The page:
Amber Heard, Ezra Miller Should Both Be Dropped by Warner Bros | Opinion

Between the Fantastic Beasts franchise and the DC Comics Universe, Warner Bros is having quite the time of it.

Producers are currently facing a fan petition, topping 4.5 million signatures, to remove Amber Heard from the new Aquaman movie (already shot and due for release in 2023) after the recent trial between her and ex-husband Johnny Depp ended in Heard having to pay him significant damages.

Depp himself lost the role of Fantastic Beasts' Grindelwald to Mads Mikkelsen after he lost a defamation suit against U.K. newspaper The Sun who called him a "wife beater."

If this weren't knotty enough, there is ongoing controversy attached to The Flash and Fantastic Beasts star Ezra Miller, after the father of 18-year-old Tokata Iron Eyes sought a restraining order against the actor. Miller has also had multiple run-ins with police and been filmed appearing to choke a female fan in Iceland. The Flash is slated for release in June 2023.

We place these luminaries on special plinths, allowing them access to privilege and wealth. But shouldn't we take them down again when they transgress? What's the least we should expect of our stars?

Warner Bros was swift to act when it decided Depp would be a bad fit for a family franchise based on J.K. Rowling's wizarding world. But so far, it has yet to officially comment on Heard's Aquaman and Justice League future or how (if at all) Miller's latest exploits will affect The Flash release.

Amber Heard at world premiere of "Aquaman"
Amber Heard at the world premiere of "Aquaman" in December 2018. The actress plays Mera in the franchise. Mark Ralston/AFP

The acting profession isn't under-subscribed. Producers could hire any number of performers without sinister controversy dragging behind them like tin cans attached to a newly-wed's car. But the mysterious pull of the film star (not to mention their financial clout) seems hard for studios to dismiss.

Miller's case is obviously different to Heard's, but Miller's volatile behavior hardly makes the actor a safe bet for the inevitable publicity circus that accompanies a big film's release.

Their performance may light up the screen, but if they're lighting up the screens of vulnerable teenagers in their downtime, do we want them to maintain a platform that allows this behavior to happen in the first place?

You could separate art from artist, sure. But these people don't make films and albums and TV series in a vacuum. When the project is in the can, they go out to glad-hand the press and pose for photos with fans. Is that untenable with someone like Heard or Miller now? Depp certainly seems to have side-stepped the worst of public opprobrium after his latest spell on the witness stand. (The misogyny that points to is also troubling.)

But the fact remains, it's a responsibility having others look up to you. It confers power and status and, ironically for these stars of blockbuster superhero franchises, we trust them to use their powers for good. What if they don't? Can we buy into them as the good guys any more?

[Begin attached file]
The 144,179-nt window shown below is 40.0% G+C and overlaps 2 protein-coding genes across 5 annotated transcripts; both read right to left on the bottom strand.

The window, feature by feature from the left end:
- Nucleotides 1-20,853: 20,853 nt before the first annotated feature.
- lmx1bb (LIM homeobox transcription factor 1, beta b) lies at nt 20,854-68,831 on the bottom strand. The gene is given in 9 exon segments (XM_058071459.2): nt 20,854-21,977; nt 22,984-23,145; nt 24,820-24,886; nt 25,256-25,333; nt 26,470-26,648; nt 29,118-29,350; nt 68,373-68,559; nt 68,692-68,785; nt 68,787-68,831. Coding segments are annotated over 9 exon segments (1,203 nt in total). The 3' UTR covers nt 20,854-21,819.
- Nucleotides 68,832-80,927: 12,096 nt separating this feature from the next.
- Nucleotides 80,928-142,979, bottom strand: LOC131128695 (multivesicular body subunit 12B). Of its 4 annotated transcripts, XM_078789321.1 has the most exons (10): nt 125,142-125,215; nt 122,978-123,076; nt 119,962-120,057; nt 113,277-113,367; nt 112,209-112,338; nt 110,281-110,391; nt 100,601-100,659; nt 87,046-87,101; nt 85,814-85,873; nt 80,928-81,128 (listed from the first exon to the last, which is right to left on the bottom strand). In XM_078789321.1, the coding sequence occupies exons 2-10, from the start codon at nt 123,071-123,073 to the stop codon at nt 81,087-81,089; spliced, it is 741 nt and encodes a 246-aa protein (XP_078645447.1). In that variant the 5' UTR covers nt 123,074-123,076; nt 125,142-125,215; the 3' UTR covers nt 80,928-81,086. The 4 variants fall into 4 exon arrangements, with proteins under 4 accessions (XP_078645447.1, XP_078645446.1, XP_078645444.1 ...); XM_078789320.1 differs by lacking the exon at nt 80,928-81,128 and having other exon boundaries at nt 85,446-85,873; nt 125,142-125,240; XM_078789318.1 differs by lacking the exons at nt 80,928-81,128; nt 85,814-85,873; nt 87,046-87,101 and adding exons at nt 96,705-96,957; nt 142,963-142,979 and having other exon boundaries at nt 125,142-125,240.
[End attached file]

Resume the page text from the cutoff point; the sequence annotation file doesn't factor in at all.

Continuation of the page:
These stories are ever more frequent, but what the consequences actually are of public cancellation remains unclear. When Marilyn Manson was accused by several former partners of abusive and controlling behaviour, barely five minutes passed before he was being nominated for a Grammy. At the same ceremony, comedian Louis C.K. received a prize despite having used his own considerable privilege to sexually compromise several young female comedians.

Accused sexual predator Kevin Spacey has two new films in the works. Even when fallen stars are "benched" and expunged from current projects, it seems they just have to play the waiting game before slipping back into the industry that briefly rejected them.

Ezra Miller on the red carpet, 2018
Ezra Miller at the UK Premiere of "Fantastic Beasts: The Crimes Of Grindelwald" in November 2018. Miller plays Credence Barebone in the film franchise. Jeff Spicer/Getty Images Europe

With Harvey Weinstein and Bill Cosby so far proving rare exceptions to the rule that "canceled" need not mean permanently expelled, does someone have to end up in jail for us to renounce them once and for all? We need to decide, because more of these revelations are coming and big names are not immune.

We don't expect movie stars to be perfect, but we should ask them not to abuse their positions, and we can deny them the incredible privilege of occupying one of those sacred plinths. We should reserve the latter instead for individuals who understand the responsibility they've been given.

Julia Raeside is an entertainment journalist and broadcaster. The views expressed in this article are the writer's own.

For an alternate opinion, read: Fans Expect Too Much of Stars Like Amber Heard, Ezra Miller